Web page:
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We Finally Know The PS5 Release Date And Price

It's been a long wait, but we finally know when the PlayStation 5 is going to hit store shelves. Not only that, but we have price points for both the standard edition PS5 and the Digital Edition of the console.


According to Sony's latest PlayStation showcase, both models of the PlayStation 5 will launch on Nov. 12, 2020 in the U.S. and several other territories. Those elsewhere around the globe will be able to pick up a PlayStation 5 on Nov. 19, 2020. The standard PlayStation model — the one that includes a Blu-ray disc drive — will be priced at $499.99. The Digital Edition, which omits the Blu-ray drive in order to cut down costs, will come in at $399.99.

The PlayStation Twitter account posted that pre-orders for the PlayStation 5 will start tomorrow, Sept. 17. Fans can place those pre-orders with "select retailers," though Sony didn't go into detail about which stores planned to take part.

Many expected Sony to reveal the release date and price for the PlayStation 5 today, as Microsoft has already made that information available for both the Xbox Series X and the Xbox Series S. What might be more unexpected, however, is just how close the PlayStation 5 and Xbox Series consoles will be launching to each other. The Xbox Series X and S both arrive on Nov. 10, 2020. With the PlayStation 5 launch happening only two days later, gamers will seemingly have a tough decision ahead of them if they're torn between Team Xbox and Team PlayStation.


As far as cost is concerned, it has been kind of a bumpy road getting to the price point reveal for the PlayStation 5. Over the last few months in particular, we have seen a few apparent leaks and false alarms pop up in regards to the PS5's pricing.

Back in April, it was reported that a Canadian branch of video game retailer Play N Trade had listed the PlayStation 5 at an improbably low price. At the time, Play N Trade was listing the PlayStation 5 for preorder at a baffling CAD$559. That's a little below $400 USD. The prevailing theory at the time was that this was just an amount customers could put into the PS5 pre-order as a downpayment. Though the price was later removed, it made some fans momentarily excited that the console could actually be bizarrely cheap.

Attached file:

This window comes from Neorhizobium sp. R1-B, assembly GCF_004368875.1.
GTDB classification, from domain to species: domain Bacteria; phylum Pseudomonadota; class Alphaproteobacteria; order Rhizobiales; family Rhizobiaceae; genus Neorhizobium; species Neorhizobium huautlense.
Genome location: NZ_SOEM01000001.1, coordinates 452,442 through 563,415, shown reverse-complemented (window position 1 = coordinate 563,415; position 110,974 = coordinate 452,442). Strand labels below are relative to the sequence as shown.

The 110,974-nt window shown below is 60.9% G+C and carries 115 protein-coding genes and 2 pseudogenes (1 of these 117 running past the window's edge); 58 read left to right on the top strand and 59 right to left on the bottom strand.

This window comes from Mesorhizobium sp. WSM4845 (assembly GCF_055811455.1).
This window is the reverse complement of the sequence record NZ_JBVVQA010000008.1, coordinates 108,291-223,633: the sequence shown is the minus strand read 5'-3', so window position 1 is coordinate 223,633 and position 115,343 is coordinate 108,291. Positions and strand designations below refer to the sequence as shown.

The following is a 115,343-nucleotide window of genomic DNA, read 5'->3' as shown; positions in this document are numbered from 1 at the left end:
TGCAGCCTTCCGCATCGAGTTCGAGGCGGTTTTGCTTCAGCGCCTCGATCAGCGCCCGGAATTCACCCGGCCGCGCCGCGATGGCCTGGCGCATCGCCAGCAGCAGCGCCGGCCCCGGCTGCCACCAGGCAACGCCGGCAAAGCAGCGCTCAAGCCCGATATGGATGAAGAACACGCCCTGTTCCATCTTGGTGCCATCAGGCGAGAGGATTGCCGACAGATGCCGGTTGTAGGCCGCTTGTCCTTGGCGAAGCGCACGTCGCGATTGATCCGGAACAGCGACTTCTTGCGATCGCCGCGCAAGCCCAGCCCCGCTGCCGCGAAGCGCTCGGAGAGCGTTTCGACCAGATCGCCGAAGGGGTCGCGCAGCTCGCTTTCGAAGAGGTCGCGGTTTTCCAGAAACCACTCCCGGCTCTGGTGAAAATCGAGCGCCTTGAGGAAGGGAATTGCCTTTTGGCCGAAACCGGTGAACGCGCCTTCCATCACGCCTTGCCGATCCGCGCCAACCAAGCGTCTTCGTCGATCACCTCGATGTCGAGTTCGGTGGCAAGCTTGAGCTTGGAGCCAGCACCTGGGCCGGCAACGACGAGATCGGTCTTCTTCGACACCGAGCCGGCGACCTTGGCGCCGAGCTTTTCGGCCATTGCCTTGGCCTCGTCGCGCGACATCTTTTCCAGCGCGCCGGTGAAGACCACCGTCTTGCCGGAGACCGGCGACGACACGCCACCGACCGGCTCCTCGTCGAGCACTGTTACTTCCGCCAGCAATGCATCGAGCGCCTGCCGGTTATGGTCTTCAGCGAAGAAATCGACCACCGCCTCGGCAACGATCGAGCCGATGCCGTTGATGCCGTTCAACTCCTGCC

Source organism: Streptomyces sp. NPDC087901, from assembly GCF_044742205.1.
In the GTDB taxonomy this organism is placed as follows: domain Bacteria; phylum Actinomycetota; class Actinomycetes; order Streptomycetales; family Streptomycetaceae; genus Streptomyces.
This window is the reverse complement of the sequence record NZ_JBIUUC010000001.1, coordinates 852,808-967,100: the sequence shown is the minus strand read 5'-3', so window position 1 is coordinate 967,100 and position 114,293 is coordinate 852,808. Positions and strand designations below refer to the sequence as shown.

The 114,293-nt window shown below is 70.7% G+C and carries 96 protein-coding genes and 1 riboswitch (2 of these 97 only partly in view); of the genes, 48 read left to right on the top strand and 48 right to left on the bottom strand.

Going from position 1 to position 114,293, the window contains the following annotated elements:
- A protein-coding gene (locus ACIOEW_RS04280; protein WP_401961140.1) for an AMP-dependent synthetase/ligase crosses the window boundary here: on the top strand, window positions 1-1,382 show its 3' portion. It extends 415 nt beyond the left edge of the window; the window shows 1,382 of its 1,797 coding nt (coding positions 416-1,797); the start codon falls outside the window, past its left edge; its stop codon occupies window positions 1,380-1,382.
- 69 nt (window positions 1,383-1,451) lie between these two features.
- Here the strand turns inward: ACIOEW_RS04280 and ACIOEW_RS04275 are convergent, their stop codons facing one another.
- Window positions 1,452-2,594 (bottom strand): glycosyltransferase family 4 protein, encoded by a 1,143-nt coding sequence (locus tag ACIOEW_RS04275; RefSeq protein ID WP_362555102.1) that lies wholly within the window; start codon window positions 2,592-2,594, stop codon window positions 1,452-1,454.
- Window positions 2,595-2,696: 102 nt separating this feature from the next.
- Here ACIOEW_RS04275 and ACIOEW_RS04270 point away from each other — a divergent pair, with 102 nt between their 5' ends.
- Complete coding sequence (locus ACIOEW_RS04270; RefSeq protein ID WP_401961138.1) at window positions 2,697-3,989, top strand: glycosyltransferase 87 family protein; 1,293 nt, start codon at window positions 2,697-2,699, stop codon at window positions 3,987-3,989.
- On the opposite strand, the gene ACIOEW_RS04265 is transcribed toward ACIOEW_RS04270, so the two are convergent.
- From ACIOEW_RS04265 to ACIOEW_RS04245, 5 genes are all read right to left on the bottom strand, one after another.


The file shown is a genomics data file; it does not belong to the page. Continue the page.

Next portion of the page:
After that, an apparent leak in mid-June seemingly revealed a price point much closer to what fans were expecting. Amazon France briefly listed the standard edition at around $500. This was another listing that was quickly pulled down. However, it was unclear at the time whether it was because Amazon France had accidentally leaked the correct price before it was supposed to or if it had genuinely been an error.

There was also a placeholder listing on Amazon UK that briefly showed an insanely high price point for the PlayStation 5. However, it also listed specs for the console that didn't line up with previous reports, so luckily everyone pretty much dismissed that one. Still, the back and forth has given fans whiplash leading up to this actual price reveal.


Even outside of all of the various leaks, PlayStation fans have been bracing themselves to possibly spend a pretty penny on the PS5. In an interview with the BBC in June, PlayStation CEO Jim Ryan said that the company was focusing on "value as opposed to price." In other words, the company expected the console to be pricey, but has focused on making the price worth the customer's money.

At the end of the day, the price difference between the standard console and the Digital Edition may prove to be the biggest deciding factor in what console most fans buy. It has also been pointed out recently that most physical video game discs don't actually tend to hold all of the data for larger modern games. In other words, unless you're a collector of physical media, it's probably more cost effective in the long run to go with the PlayStation 5 Digital Edition.

We'll see which one players tend to gravitate toward when the console launches this November.

It'll be interesting to see how Microsoft responds to the PlayStation 5's release date and price point, if at all. With the Xbox Series S at $299, the PlayStation 5 Digital at $399, and both the Series X and PlayStation 5 at $499, the two companies have combined to hit three different price points. With Sony aggressively starting pre-orders for the PS5 tomorrow, it seems we're about to have a very exciting next-gen console battle on our hands.